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Vehicle work, new catalyst packs

July 30 and August 3, 2002 Meeting Notes

July 30 and August 3, 2002 Meeting Notes

 

Vehicle Work

 

We got a tremendous amount of work done this week.  We are nearing completion of two full vehicles.

 

The seated lander should be flying again next week.

 

We straightened the bent frame by wedging it between the trailer and Joseph’s tractor, and running a floor jack under the middle until it straightened out.  Russ gave it a quick paint job.

 

The foam pad legs have been replaced by wire rope isolators directly underneath the main frame triangulation points.  The small vehicles worked fine with legs sticking horizontally out from the vehicle, but the big vehicles were constantly bending the legs on even fairly mild landings, so we are getting rid of the concept.  Initially, the vehicle was designed so that it could be placed upside down without intruding on the pilot, but given how readily the legs bend, that never would have provided protection anyway.  The wire rope isolators (from www.enodine.com) that we have on right now don’t have much travel (about 1.5”), but the basic technology is almost ideal for a VTVL vehicle, because they absorb shock in all three axis.  We may wind up getting some custom ones made, because the ones with larger compression strokes are way too stiff for our needs.

 

All of the engine mounts are now positioned so that the nozzles are above the frame.  After ruining two sets of nozzles all around in our big crashes, we are now trying to protect them a lot better.

 

The tube vehicle is going to take a couple more weeks before it is ready to fly.

 

Gem City metal spinning (www.gcmetalspinning.com) will have our nosecones ready by the end of next week.  They aren’t going to fit perfectly, but we will fill in the gap with foam, and it will work for this initial vehicle.  I am hoping that custom filament winding is reasonably priced for future vehicles.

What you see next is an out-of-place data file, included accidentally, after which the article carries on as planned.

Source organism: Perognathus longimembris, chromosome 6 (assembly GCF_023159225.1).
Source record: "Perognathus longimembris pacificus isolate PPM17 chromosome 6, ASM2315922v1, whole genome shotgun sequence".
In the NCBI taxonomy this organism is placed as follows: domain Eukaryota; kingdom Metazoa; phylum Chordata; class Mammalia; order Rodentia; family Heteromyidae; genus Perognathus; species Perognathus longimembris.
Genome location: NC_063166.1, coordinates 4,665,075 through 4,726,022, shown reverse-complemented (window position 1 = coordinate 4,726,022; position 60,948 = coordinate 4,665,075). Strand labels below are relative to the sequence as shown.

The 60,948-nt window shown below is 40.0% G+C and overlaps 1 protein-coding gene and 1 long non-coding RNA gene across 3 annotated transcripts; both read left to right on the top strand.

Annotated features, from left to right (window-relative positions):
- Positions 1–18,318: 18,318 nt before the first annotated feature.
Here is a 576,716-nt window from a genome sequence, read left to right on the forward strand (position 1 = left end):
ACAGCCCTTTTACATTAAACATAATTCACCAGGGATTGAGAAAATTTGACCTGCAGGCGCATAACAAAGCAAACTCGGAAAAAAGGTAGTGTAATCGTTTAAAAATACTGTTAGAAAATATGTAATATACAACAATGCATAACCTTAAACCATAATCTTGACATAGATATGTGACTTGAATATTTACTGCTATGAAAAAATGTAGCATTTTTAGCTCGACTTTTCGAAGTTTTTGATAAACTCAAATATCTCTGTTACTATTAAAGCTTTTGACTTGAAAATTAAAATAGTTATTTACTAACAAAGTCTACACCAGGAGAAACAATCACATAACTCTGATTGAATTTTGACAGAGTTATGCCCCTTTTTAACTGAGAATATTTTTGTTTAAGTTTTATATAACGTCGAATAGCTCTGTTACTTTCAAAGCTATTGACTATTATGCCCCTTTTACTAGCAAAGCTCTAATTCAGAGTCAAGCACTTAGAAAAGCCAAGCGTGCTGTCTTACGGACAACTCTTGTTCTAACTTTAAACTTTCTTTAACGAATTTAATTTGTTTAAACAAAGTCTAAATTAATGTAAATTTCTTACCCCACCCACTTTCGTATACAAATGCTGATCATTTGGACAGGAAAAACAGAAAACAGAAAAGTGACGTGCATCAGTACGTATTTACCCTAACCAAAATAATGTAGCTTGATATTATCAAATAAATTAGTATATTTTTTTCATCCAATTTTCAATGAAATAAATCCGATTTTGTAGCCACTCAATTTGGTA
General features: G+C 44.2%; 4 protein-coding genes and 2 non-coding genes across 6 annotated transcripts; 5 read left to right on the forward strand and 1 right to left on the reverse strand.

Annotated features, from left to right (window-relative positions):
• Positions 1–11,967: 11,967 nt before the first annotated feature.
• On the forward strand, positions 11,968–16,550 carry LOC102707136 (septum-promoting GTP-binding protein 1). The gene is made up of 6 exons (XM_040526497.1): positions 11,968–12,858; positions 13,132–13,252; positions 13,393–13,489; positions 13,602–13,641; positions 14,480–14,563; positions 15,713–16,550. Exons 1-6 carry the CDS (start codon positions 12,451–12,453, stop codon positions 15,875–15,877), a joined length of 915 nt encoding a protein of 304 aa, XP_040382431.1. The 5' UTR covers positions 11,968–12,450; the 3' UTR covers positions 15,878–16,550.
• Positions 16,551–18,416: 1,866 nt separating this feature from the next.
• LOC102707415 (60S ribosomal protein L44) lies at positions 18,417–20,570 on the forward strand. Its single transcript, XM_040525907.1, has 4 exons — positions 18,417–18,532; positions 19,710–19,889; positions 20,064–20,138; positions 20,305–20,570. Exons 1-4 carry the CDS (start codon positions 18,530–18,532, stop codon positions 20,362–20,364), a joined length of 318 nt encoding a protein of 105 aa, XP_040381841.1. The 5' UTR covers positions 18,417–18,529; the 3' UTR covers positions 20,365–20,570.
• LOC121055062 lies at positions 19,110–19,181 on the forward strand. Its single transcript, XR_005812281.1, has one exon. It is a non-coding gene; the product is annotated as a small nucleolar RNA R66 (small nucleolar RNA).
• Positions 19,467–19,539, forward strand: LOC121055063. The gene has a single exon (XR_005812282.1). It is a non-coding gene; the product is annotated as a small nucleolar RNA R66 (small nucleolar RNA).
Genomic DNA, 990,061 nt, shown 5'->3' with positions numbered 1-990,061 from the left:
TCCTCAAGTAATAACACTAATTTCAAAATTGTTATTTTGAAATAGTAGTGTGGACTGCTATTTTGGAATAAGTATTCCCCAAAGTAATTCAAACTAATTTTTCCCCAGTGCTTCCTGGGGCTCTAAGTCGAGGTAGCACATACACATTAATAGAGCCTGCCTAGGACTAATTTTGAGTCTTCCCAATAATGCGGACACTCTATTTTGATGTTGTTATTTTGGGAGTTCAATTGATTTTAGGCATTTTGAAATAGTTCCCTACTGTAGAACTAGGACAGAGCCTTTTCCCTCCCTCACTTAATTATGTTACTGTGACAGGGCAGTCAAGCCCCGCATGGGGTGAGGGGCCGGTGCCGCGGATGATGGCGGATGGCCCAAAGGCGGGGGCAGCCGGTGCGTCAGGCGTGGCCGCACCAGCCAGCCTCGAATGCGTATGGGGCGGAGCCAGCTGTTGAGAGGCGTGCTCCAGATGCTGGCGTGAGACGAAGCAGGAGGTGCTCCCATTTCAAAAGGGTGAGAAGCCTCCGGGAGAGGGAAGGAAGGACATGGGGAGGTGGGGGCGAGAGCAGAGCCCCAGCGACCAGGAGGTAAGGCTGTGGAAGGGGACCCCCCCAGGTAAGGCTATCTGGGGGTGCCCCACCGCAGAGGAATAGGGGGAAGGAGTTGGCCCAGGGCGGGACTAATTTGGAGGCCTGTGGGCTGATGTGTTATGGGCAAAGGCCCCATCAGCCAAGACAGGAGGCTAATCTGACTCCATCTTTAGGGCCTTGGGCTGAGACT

We bought a new parachute and deployment bag from Butler Parachutes (www.butlerparachutes.com).  We will be cutting the nosecone and fabricating the “escape tower” rocket system for pulling the parachute next week.

 

We made some little 45 degree angle reflectors to mount on the side of the rocket so we can have the laser altimeter and a video camera up near the top of the vehicle.  I bought some first-surface laser mirrors for this, but our hand tests are somewhat inconclusive on if this works with the altimeter or not.  We will get it properly mounted and tested soon.

 

Russ took apart the battery pack for the laser altimeter so we can hook it up to be powered by the main vehicle power supply.  Annoyingly, it needs 6v power, which means we need to add another power converter.

 

We decided that the little 1” motors are not going to be sufficient control authority for the tube vehicle.  If it was perfectly balanced, they would probably be sufficient, but they wouldn’t be able to cope with even a 2” offset in the center of gravity with the main engine at full throttle.  We can statically balance it that well by balancing the vehicle on the engine bell, but a gust of wind could probably cause the peroxide to slosh enough to get it out of range.  We are rebuilding it for the 2” engines, which will give 4x the control authority.

 

We added a 1.5’ extension at the top that the nosecone will be attached to.  This allows us to have a platform just for the parachute system, and attach the altimeter and video camera underneath it, with clearance above the electronics box.

 

New Catalyst Packs

 

I traded some email recently with Arvil Porter ( www.arvilporter.com ), who is one of the old time rocket dragster builders, as well as the guy building the rocket motors for Brian “rocketguy” Walker.  He made some points about even pack compression and not needing anti-channel rings later in the motor, so, since we needed to build a set of four 2” motors for the tube, we experimented with a new packing sequence.

 

Our previous 2” motors had the following sequence:

 

2 ACR (anti-channel-ring) spacers at the top to allow the peroxide to spread out

6 stainless screens as spreaders

ACR